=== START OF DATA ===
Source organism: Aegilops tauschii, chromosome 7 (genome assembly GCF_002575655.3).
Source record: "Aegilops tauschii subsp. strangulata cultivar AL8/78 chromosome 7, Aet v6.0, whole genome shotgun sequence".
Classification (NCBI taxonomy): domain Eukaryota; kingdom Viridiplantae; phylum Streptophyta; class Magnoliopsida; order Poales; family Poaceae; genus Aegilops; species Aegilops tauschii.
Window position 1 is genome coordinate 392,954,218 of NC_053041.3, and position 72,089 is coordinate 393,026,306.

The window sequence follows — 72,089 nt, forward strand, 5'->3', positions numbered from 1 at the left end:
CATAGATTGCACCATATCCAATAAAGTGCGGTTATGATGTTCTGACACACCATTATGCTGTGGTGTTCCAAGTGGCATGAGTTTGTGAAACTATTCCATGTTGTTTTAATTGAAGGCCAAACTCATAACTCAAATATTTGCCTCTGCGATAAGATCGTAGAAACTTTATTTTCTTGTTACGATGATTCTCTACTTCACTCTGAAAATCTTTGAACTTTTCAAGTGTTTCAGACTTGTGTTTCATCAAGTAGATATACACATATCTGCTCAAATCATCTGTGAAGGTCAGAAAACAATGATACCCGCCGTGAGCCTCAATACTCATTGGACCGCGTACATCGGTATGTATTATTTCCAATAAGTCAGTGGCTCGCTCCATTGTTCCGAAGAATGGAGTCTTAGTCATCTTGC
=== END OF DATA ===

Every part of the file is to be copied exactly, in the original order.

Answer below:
Source organism: Aegilops tauschii, chromosome 7 (genome assembly GCF_002575655.3).
Source record: "Aegilops tauschii subsp. strangulata cultivar AL8/78 chromosome 7, Aet v6.0, whole genome shotgun sequence".
Classification (NCBI taxonomy): domain Eukaryota; kingdom Viridiplantae; phylum Streptophyta; class Magnoliopsida; order Poales; family Poaceae; genus Aegilops; species Aegilops tauschii.
Window position 1 is genome coordinate 392,954,218 of NC_053041.3, and position 72,089 is coordinate 393,026,306.

The window sequence follows — 72,089 nt, forward strand, 5'->3', positions numbered from 1 at the left end:
CATAGATTGCACCATATCCAATAAAGTGCGGTTATGATGTTCTGACACACCATTATGCTGTGGTGTTCCAAGTGGCATGAGTTTGTGAAACTATTCCATGTTGTTTTAATTGAAGGCCAAACTCATAACTCAAATATTTGCCTCTGCGATAAGATCGTAGAAACTTTATTTTCTTGTTACGATGATTCTCTACTTCACTCTGAAAATCTTTGAACTTTTCAAGTGTTTCAGACTTGTGTTTCATCAAGTAGATATACACATATCTGCTCAAATCATCTGTGAAGGTCAGAAAACAATGATACCCGCCGTGAGCCTCAATACTCATTGGACCGCGTACATCGGTATGTATTATTTCCAATAAGTCAGTGGCTCGCTCCATTGTTCCGAAGAATGGAGTCTTAGTCATCTTGC